3! K_{ijk}t^{i}t^{j}t^{k}

ω_{0}, (5.3.47)
where all powers of order ≥4 vanish on CY_{3}.

Odd Cohomology

The nontrivial odd cohomology groups are given by H^{3,0}(CY_{3}), H^{2,1}(CY_{3}),H^{1,2}(CY_{3})
and H^{0,3}(CY_{3}). For these we introduce a collective basis

α_{A}, β^{A} ∈H^{3}(CY_{3}) with A= 0, . . . h^{1,2}, (5.3.48)
which can be normalized to satisfy

Z

CY3

α_{A}∧β^{B} =δ_{A}^{B}. (5.3.49)

The complex-structure moduli are encoded by the holomorphic three-form Ω of CY3,
which we expand in terms of the periods X^{A} and F_{A} as

Ω =X^{A}α_{A}−F_{A}β^{A}. (5.3.50)

Notice that there is a minus sign in front of the β^{A}. Throughout this chapter we will
apply this convention to all odd cohomology expansions of fields, while the signs are
exchanged for field strengths. The periodsF_{A} are functions ofX^{A} and can be determined
from a holomorphic prepotential F byF_{A} = _{∂X}^{∂F}A. DefiningF_{AB} = _{∂X}^{∂F}^{A}B, one can write the
period matrixM_{AB} as

M_{AB} =F_{AB}+ 2iIm (F_{AC})X^{C}Im (F_{BD})X^{D}

X^{E}Im (F_{EF})X^{F} , (5.3.51)

5.3 The Scalar Potential on a Calabi-Yau Three-Fold 83

which is related to the cohomology bases (5.3.48) by Z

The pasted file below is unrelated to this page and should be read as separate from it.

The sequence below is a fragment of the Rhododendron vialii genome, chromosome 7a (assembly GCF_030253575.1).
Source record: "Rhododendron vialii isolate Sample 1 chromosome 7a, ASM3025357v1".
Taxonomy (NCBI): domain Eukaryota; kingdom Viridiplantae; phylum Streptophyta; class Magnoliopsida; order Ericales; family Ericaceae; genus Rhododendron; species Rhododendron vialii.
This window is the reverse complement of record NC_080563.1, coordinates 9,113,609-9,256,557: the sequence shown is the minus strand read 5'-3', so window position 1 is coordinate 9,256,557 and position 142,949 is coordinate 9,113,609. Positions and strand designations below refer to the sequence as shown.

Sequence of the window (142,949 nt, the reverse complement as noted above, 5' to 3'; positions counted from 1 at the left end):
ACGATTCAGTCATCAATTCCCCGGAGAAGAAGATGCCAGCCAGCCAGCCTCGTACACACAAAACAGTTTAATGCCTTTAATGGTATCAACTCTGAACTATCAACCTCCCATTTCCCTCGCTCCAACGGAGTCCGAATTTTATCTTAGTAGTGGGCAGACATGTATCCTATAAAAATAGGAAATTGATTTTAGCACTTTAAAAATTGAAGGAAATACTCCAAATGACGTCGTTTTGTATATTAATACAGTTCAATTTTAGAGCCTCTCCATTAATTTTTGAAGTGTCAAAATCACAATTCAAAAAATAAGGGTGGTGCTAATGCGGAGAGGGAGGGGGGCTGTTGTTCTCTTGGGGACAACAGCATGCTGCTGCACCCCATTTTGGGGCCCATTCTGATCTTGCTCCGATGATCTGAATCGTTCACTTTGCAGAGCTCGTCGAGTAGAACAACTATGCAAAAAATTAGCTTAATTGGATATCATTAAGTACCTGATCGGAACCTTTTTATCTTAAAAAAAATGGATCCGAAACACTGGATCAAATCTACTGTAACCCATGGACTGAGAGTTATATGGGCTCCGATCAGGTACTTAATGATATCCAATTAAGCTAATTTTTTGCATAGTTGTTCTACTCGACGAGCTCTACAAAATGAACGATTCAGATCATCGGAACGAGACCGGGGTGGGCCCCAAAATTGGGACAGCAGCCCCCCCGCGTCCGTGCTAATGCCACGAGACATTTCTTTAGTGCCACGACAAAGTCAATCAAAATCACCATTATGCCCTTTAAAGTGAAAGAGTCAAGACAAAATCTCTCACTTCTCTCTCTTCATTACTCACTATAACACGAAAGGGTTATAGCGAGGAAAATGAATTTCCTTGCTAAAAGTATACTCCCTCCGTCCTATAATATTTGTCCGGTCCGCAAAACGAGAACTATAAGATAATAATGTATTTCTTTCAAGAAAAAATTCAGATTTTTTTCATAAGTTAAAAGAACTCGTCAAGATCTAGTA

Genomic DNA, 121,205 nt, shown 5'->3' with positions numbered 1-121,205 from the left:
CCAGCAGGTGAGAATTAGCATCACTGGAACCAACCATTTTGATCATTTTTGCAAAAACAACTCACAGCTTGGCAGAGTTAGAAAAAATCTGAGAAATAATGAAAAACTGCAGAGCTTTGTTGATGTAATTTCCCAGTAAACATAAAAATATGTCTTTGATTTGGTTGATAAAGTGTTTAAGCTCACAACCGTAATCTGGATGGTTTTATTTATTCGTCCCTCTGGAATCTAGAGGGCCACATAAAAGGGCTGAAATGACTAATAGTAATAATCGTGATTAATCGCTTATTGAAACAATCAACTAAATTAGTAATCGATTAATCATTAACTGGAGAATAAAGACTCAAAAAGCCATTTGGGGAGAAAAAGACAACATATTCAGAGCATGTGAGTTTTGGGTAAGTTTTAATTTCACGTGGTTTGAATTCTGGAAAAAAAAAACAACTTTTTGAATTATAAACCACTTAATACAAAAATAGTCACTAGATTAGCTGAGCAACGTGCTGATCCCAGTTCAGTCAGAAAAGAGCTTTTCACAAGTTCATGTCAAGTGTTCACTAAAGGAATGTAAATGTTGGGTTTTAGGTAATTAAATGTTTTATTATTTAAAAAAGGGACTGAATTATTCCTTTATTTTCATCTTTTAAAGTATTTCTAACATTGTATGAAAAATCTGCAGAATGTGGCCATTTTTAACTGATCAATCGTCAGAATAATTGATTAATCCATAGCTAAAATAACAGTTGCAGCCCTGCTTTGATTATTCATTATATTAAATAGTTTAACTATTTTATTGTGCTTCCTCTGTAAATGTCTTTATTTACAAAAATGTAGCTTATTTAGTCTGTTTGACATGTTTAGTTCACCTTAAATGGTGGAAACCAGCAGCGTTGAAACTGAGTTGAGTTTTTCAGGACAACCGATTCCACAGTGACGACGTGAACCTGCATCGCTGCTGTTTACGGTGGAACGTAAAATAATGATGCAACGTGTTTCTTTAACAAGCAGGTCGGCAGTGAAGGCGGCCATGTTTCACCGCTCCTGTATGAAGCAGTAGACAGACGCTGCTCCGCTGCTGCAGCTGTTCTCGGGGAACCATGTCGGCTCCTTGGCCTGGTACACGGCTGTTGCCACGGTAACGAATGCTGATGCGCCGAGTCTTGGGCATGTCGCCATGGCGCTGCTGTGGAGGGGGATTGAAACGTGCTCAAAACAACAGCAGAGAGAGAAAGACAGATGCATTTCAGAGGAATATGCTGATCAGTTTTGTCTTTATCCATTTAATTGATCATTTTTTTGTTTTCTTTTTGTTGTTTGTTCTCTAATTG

CY3

α_{A} ∧?α_{B} =−

(ImM) + (ReM) (ImM)^{−1}(ReM)

AB, Z

CY3

αA ∧?β^{B} =−

(ReM) (ImM)^{−1}

A B, Z

CY3

β^{A}∧?β^{B} =−

ImM^{−1}AB

.

(5.3.52)

Gauge Coupling Matrices

Denoting some arbitrary poly-form field A which can be expanded in terms of the
non-trivial cohomology bases of CY_{3} by

A=A^{I}ω_{I}+A_{I}ω˜^{I}+A^{A}α_{A}−A_{A}β^{A}, (5.3.53)
one can define a collective notation by

A^{I} = A^{I}, A_{I}

and A^{A} = A^{A}, −A_{A}

. (5.3.54)

Similarly, we define the collective cohomology bases
Σ_{I}= ω_{I}, ω˜^{I}

and Ξ_{A} = α_{A}, β^{A}

(5.3.55) and the matrix

MAB = Z

CY3

−

α_{A}, ?_{b}α_{B}

α_{A}, ?_{b}β^{B}
β^{A}, ?_{b}α_{B}

−

β^{A}, ?_{b}β^{B}

, (5.3.56)

which can be expressed in terms of the period matrix (5.3.52) as M=

1 −ReM

0 1

ImM 0
0 ImM^{−1}

1 0

−ReM 1

. (5.3.57)

For consistency of notation, we parameterize the even-cohomology analogue

NIJ= Z

CY3

ω_{I}, ?_{b}ω_{J}

ω_{I}, ?_{b}ω˜^{J}
ω˜^{I}, ?_{b}ω_{J}

˜

ω^{I}, ?_{b}ω˜^{J}

(5.3.58)

as

N =

1 −ReN

0 1

ImN 0
0 ImN^{−1}

1 0

−ReN 1

, (5.3.59)

whereN_{IJ}denotes the corresponding period matrix of the special K¨ahler manifold spanned
by the complexified K¨ahler-class moduli. A detailed discussion of its structure can be
found e.g. in [69].

Using the notation (5.3.42), one can also see that the Mukai-pairing (5.2.27) induces a symplectic structure by

Z

CY3

hΣ_{I},Σ_{J}i= (S_{even})_{IJ}=

0 1

−1 0

∈Sp 2h^{1,1}+ 2,R

(5.3.60)

and Z

CY3

hΞ_{A},Ξ_{B}i= (Sodd)_{AB}=

0 1

−1 0

∈Sp 2h^{1,2}+ 2,R

. (5.3.61)

For simplicity, we will omit the subscripts “even” and “odd” from now on. The dimension can, however, easily be inferred from the context or read off from the indices when using component notation.

Fluxes and Cohomology Bases